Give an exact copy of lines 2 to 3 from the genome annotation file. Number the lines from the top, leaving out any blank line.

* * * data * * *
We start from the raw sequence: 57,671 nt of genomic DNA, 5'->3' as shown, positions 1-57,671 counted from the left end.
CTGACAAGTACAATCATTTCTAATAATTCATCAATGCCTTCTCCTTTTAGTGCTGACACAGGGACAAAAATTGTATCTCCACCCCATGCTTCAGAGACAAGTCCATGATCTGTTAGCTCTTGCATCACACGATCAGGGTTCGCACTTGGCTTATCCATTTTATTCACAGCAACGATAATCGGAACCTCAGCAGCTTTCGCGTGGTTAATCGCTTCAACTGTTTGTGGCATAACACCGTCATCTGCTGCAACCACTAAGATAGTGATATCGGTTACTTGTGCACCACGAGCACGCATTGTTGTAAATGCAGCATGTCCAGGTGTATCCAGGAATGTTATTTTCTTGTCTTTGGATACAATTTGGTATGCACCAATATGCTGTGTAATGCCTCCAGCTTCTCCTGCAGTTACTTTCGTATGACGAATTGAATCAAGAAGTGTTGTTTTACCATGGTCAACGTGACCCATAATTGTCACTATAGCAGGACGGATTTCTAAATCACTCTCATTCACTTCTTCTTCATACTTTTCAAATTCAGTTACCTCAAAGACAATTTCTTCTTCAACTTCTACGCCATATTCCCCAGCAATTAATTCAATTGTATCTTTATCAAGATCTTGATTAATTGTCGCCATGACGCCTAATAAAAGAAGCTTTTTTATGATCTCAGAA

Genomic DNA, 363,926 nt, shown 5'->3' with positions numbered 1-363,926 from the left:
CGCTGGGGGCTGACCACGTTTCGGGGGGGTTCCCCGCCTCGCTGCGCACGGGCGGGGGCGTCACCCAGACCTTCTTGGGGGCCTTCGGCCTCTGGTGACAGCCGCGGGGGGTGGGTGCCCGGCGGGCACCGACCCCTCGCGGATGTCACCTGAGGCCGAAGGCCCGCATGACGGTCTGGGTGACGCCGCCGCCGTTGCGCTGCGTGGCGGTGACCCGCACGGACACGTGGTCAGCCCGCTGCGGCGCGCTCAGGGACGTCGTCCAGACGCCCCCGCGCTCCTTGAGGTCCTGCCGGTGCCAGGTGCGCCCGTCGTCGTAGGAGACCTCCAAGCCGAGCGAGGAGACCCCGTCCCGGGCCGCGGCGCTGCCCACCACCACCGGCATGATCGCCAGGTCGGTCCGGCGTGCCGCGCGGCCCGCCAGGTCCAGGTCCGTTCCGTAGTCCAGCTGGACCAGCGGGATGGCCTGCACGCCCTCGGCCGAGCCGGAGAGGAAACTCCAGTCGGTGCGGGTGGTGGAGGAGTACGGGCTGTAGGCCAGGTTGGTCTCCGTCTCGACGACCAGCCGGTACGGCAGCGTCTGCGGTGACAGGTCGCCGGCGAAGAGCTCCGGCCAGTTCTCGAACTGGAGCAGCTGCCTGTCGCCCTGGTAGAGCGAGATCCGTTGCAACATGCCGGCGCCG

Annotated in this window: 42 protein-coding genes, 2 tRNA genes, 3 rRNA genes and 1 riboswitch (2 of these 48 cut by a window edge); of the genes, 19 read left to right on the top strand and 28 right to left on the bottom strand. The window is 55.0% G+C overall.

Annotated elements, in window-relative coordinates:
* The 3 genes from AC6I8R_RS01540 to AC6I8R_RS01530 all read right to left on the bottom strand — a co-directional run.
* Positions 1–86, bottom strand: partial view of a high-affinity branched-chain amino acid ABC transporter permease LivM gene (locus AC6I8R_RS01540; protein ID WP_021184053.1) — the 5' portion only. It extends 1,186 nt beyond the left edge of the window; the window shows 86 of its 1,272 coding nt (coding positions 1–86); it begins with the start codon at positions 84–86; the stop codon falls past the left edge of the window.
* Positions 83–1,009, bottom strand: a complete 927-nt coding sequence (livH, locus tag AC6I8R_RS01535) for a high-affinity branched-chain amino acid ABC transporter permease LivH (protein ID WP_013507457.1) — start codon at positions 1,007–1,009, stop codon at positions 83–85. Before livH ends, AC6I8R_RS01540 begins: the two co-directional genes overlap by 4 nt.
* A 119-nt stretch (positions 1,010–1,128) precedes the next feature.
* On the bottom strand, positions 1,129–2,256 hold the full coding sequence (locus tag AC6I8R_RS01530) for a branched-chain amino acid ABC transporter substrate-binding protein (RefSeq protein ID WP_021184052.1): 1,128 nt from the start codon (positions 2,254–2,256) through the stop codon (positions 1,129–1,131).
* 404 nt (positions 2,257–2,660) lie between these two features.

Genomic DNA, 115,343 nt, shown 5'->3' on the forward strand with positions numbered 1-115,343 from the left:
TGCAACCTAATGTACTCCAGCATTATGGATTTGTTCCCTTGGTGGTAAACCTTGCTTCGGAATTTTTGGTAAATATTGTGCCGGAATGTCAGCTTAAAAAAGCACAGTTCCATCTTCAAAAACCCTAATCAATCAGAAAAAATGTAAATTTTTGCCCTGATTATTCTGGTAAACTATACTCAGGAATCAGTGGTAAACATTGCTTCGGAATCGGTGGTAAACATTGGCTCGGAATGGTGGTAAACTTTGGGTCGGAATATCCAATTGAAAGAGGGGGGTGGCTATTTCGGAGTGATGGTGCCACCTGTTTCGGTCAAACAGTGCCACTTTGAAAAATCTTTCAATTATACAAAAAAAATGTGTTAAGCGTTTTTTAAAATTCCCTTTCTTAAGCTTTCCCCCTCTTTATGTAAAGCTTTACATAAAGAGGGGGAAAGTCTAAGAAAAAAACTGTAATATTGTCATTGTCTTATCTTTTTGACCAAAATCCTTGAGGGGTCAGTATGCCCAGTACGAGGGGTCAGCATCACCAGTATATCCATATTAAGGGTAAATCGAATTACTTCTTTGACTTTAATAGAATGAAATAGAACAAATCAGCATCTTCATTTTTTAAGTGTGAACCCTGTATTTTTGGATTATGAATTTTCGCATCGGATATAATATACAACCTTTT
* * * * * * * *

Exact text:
CTGACAAGTACAATCATTTCTAATAATTCATCAATGCCTTCTCCTTTTAGTGCTGACACAGGGACAAAAATTGTATCTCCACCCCATGCTTCAGAGACAAGTCCATGATCTGTTAGCTCTTGCATCACACGATCAGGGTTCGCACTTGGCTTATCCATTTTATTCACAGCAACGATAATCGGAACCTCAGCAGCTTTCGCGTGGTTAATCGCTTCAACTGTTTGTGGCATAACACCGTCATCTGCTGCAACCACTAAGATAGTGATATCGGTTACTTGTGCACCACGAGCACGCATTGTTGTAAATGCAGCATGTCCAGGTGTATCCAGGAATGTTATTTTCTTGTCTTTGGATACAATTTGGTATGCACCAATATGCTGTGTAATGCCTCCAGCTTCTCCTGCAGTTACTTTCGTATGACGAATTGAATCAAGAAGTGTTGTTTTACCATGGTCAACGTGACCCATAATTGTCACTATAGCAGGACGGATTTCTAAATCACTCTCATTCACTTCTTCTTCATACTTTTCAAATTCAGTTACCTCAAAGACAATTTCTTCTTCAACTTCTACGCCATATTCCCCAGCAATTAATTCAATTGTATCTTTATCAAGATCTTGATTAATTGTCGCCATGACGCCTAATAAAAGAAGCTTTTTTATGATCTCAGAA

Genomic DNA, 363,926 nt, shown 5'->3' with positions numbered 1-363,926 from the left: